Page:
Using a large panel of data, we examine whether and to what extent borrowers and lenders use non-contractual mechanisms as they enter into stronger relationships with their lenders. We find that as the borrower-lender relationship becomes stronger (e.g., when the number or amount of loans between a borrower and lender increases or when the lender becomes responsible for a larger share of a firm’s funds), borrowers are more likely to adopt corporate governance structures that reduce lenders’ expropriation risk and facilitate bank monitoring. These structures include having bank-related members on their board of directors (i.e., bank-firm interlocks), insulating managers from turnover (i.e., managerial entrenchment), decreasing managerial risk-taking incentives (i.e., decreasing vega), and increasing information asymmetry with other capital providers (i.e., higher bid-ask spread on the equity market).
Our results highlight a class of non-contractual, governance mechanisms that borrowers can use to reduce the agency cost of debt. Complementing the literature on debt covenants, where lenders obtain additional control rights ex post upon a violation of loan covenants, we examine mechanisms that operate ex ante. Additionally, our study offers further insight into the importance of context in determining the value of corporate governance structures. Studies have stressed how bank monitoring improves borrowing firms’ corporate governance, implicitly assuming that the incentives of shareholders and debtholders are aligned regarding corporate governance. We show that this may not be the case. As borrower-lender relations strengthen, borrowing firms are more likely to adopt corporate governance structures traditionally associated with lower shareholder value (i.e., CEO entrenchment, greater insider participation on boards, and less transparency in external reporting). While these governance structures might be detrimental to shareholders in other circumstances, our evidence suggests that firms find the net benefits to be positive in situations where there is sufficient scope for repeated interactions with lenders.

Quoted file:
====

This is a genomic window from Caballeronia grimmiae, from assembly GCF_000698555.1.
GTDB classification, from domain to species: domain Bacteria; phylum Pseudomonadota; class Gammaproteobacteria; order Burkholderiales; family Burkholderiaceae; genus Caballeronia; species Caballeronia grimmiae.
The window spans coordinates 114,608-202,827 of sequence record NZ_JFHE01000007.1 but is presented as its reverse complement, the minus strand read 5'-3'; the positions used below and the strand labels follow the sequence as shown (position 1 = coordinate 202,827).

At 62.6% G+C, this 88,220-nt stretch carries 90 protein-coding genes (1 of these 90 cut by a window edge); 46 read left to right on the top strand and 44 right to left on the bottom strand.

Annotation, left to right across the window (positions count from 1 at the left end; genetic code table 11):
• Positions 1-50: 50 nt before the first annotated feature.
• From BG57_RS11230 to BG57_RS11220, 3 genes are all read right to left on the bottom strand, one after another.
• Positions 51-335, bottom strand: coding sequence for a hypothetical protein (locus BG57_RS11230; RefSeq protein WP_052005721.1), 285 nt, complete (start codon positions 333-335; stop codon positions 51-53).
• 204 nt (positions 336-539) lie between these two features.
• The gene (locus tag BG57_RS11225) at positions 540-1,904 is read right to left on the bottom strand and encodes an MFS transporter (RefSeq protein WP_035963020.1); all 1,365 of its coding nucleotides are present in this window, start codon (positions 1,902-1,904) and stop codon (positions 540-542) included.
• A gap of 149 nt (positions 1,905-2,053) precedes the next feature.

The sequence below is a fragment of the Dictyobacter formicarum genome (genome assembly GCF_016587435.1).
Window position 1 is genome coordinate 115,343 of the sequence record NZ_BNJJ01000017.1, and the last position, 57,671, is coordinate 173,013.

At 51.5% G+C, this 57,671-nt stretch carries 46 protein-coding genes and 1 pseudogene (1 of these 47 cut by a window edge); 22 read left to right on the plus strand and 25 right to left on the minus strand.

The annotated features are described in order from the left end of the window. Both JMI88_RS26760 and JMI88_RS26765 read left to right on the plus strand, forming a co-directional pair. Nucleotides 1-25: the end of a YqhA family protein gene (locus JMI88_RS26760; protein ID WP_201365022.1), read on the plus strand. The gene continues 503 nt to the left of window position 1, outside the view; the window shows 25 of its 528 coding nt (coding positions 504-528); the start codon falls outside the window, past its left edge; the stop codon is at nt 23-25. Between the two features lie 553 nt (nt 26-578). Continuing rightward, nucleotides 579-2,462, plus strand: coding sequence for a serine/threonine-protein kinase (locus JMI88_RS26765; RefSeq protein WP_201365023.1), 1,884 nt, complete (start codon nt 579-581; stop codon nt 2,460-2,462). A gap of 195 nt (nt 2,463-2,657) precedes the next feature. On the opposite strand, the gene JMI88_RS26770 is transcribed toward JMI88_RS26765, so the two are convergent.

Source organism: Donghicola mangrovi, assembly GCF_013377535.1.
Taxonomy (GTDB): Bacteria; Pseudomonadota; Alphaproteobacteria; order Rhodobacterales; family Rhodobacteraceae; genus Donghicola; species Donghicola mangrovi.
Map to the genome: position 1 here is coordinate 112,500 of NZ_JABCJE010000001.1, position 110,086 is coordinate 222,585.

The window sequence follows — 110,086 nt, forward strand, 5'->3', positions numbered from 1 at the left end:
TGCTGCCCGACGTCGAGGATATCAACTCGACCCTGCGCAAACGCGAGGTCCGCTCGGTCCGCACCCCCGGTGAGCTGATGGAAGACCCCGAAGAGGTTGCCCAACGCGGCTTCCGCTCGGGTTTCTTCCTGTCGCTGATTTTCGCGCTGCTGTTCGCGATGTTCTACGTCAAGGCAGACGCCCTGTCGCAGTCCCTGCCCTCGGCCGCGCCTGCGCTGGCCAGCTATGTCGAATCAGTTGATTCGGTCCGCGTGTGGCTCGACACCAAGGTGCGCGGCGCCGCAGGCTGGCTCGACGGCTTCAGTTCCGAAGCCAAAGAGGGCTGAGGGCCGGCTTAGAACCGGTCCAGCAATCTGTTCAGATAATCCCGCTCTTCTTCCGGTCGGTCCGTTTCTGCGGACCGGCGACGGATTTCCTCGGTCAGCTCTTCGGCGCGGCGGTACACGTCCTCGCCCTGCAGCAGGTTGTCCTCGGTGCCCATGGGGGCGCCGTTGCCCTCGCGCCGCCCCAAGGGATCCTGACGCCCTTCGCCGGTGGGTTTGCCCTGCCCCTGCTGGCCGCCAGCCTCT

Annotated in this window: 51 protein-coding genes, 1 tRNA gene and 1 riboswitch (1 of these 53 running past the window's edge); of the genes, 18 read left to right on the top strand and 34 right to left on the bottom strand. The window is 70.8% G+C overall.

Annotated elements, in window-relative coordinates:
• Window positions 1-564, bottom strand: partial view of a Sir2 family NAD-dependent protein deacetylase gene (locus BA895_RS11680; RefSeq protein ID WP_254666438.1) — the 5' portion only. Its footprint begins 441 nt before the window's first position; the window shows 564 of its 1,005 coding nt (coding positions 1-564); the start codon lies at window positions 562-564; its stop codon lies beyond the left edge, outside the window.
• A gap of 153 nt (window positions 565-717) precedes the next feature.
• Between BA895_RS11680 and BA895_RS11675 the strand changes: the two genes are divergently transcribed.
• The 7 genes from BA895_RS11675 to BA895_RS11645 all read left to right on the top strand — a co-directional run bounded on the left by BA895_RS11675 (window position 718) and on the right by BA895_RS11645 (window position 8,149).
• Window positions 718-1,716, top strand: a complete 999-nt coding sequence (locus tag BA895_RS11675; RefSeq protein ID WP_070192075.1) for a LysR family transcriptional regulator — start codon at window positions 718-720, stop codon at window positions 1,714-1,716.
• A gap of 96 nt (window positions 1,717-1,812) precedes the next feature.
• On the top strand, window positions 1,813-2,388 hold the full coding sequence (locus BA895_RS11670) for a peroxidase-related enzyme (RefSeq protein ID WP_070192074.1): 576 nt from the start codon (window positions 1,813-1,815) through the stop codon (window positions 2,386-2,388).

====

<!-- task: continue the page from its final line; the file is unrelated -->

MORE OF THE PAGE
Diamond, Douglas W. 1984. “Financial Intermediation and Delegated Monitoring.” The Review of Economic Studies 51 (3): 393–414. doi:10.2307/2297430.
Jensen, Michael C., and William H. Meckling. 1976. “Theory of the Firm: Managerial Behavior, Agency Costs and Ownership Structure.” Journal of Financial Economics 3 (4): 305–60. doi:10.1016/0304-405X(76)90026-X.
This post comes to us from Professor Carlo Maria Gallimberti at Boston College, Professor Richard A. Lambert at the University of Pennsylvania, and Jason J. Xiao at the University of Rochester. It is based on their recent article, “Bank Relations and Borrower Corporate Governance and Incentive Structures,” available here.